With the growing grey seal population in the Baltic Sea, the inshore cod fishery has suffered dramatic increases in both catch losses and damage to fishing gear. To mitigate this situation, cod pots were evaluated as an alternative to traditional gillnets and longlines. During a 3-year study, cod pots were used by commercial fishers in two areas off the coast of Sweden. Using the data from this study, we evaluated catches from pots in relation to other gear types and investigated the effects of environmental and fisheries-related variables such as depth and soak time. The comparison of pots with other gear types showed that, during the first half of the year, the pot fishery generated lower daily catches than the gillnet and longline fisheries at comparable fishing efforts. During the second half of the year, catches in the pot fishery exceeded or were equal to those in the traditional fisheries. Using generalized additive models to evaluate the impact of environmental and fisheries-related variables on pot catches, we showed that, in both areas, the catch per unit effort (cpue) of legal-sized cod was affected by the water depth, the time of year (months), and the soak time. In one of the areas, cpue was also affected by the direction of the water current in relation to the orientation of the string of pots. The cpue of undersized cod was affected by topographic variables such as the slope and the complexity of the bottom, in addition to the water depth, month of the year, and soak time. The results from the study indicate that pots can be a useful alternative gear in the Baltic cod fishery, at least during part of the year. By using our information on how catches are affected by environmental and fisheries-related variables, the pot fishery may be further optimized to increase catches.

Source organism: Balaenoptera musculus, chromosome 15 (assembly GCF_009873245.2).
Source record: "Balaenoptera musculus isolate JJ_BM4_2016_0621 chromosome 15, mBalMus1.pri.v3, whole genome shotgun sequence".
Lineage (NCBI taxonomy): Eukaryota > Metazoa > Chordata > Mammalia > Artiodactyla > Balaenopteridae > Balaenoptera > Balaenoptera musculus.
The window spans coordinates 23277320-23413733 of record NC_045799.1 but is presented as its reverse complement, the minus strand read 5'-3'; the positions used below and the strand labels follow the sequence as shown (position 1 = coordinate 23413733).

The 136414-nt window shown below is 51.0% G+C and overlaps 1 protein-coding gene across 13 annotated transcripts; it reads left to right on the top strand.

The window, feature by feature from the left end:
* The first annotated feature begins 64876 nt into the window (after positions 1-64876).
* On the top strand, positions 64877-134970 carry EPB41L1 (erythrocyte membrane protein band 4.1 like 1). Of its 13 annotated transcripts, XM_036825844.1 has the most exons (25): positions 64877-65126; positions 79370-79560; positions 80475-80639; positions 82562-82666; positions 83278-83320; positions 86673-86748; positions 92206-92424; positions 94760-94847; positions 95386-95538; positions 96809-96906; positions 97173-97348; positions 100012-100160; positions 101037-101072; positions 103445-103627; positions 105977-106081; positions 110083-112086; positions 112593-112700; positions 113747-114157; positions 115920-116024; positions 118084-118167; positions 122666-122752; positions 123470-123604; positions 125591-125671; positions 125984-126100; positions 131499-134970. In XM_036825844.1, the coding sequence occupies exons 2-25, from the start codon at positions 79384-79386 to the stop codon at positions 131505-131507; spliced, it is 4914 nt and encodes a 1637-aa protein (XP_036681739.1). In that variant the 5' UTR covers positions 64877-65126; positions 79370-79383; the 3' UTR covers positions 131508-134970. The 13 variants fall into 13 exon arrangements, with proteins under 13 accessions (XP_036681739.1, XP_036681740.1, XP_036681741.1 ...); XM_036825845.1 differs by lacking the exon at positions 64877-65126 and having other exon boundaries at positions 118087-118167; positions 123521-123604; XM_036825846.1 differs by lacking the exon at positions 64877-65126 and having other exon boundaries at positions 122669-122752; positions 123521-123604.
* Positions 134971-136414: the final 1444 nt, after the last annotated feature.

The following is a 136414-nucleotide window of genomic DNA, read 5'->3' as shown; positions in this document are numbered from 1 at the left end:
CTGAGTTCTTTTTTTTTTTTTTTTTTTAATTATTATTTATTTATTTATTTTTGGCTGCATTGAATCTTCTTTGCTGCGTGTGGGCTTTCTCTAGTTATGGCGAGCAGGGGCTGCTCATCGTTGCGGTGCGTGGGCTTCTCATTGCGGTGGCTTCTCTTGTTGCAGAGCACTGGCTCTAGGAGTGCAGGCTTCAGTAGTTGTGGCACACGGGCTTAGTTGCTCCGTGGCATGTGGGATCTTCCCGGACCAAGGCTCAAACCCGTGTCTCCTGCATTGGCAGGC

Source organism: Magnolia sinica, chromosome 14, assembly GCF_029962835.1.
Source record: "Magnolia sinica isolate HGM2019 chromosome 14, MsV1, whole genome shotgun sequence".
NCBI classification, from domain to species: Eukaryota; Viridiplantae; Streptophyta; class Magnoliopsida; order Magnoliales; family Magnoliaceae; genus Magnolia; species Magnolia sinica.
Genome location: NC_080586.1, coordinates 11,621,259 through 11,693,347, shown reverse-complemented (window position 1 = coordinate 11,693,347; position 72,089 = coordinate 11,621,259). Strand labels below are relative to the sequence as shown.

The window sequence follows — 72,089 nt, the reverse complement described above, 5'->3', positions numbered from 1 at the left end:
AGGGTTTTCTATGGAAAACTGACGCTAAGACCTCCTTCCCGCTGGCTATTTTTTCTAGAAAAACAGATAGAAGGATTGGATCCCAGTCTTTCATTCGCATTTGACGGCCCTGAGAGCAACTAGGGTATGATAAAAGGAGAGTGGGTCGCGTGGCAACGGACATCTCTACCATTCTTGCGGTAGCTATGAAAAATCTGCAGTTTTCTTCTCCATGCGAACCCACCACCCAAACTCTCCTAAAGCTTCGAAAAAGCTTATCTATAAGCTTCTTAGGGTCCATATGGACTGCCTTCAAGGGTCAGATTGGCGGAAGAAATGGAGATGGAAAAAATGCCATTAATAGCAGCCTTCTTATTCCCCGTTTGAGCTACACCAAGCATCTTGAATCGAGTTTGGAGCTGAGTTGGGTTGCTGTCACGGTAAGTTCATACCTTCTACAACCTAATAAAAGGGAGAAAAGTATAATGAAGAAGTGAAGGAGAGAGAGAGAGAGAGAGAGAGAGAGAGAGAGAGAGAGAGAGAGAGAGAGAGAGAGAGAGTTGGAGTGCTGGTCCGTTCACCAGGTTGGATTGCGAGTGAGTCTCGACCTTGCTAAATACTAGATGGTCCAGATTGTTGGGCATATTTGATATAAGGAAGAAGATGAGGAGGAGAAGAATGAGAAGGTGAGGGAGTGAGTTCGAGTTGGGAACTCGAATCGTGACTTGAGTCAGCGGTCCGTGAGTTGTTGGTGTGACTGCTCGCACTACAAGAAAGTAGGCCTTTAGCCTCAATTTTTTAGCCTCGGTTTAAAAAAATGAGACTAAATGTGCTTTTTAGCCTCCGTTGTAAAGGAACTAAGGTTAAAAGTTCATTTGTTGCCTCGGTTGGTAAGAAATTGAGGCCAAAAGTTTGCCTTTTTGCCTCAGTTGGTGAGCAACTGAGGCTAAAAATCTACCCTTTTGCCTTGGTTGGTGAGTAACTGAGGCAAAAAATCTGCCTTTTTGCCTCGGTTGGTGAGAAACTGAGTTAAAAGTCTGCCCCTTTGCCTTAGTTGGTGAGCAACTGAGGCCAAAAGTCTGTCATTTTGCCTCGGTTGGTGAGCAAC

2015. Vol. 72, no 5, 1545-1554 p.